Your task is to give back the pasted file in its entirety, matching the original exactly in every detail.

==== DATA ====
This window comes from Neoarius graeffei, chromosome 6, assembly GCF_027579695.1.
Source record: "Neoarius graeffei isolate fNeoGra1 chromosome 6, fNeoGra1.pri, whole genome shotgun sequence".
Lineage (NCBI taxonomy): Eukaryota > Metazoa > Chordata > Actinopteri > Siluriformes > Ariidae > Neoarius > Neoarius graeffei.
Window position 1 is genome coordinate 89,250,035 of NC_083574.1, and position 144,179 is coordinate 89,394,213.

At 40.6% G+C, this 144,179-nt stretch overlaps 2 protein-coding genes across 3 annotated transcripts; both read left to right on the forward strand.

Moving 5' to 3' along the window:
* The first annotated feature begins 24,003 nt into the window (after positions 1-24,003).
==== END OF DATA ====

This window comes from Neoarius graeffei, chromosome 6, assembly GCF_027579695.1.
Source record: "Neoarius graeffei isolate fNeoGra1 chromosome 6, fNeoGra1.pri, whole genome shotgun sequence".
Lineage (NCBI taxonomy): Eukaryota > Metazoa > Chordata > Actinopteri > Siluriformes > Ariidae > Neoarius > Neoarius graeffei.
Window position 1 is genome coordinate 89,250,035 of NC_083574.1, and position 144,179 is coordinate 89,394,213.

At 40.6% G+C, this 144,179-nt stretch overlaps 2 protein-coding genes across 3 annotated transcripts; both read left to right on the forward strand.

Moving 5' to 3' along the window:
* The first annotated feature begins 24,003 nt into the window (after positions 1-24,003).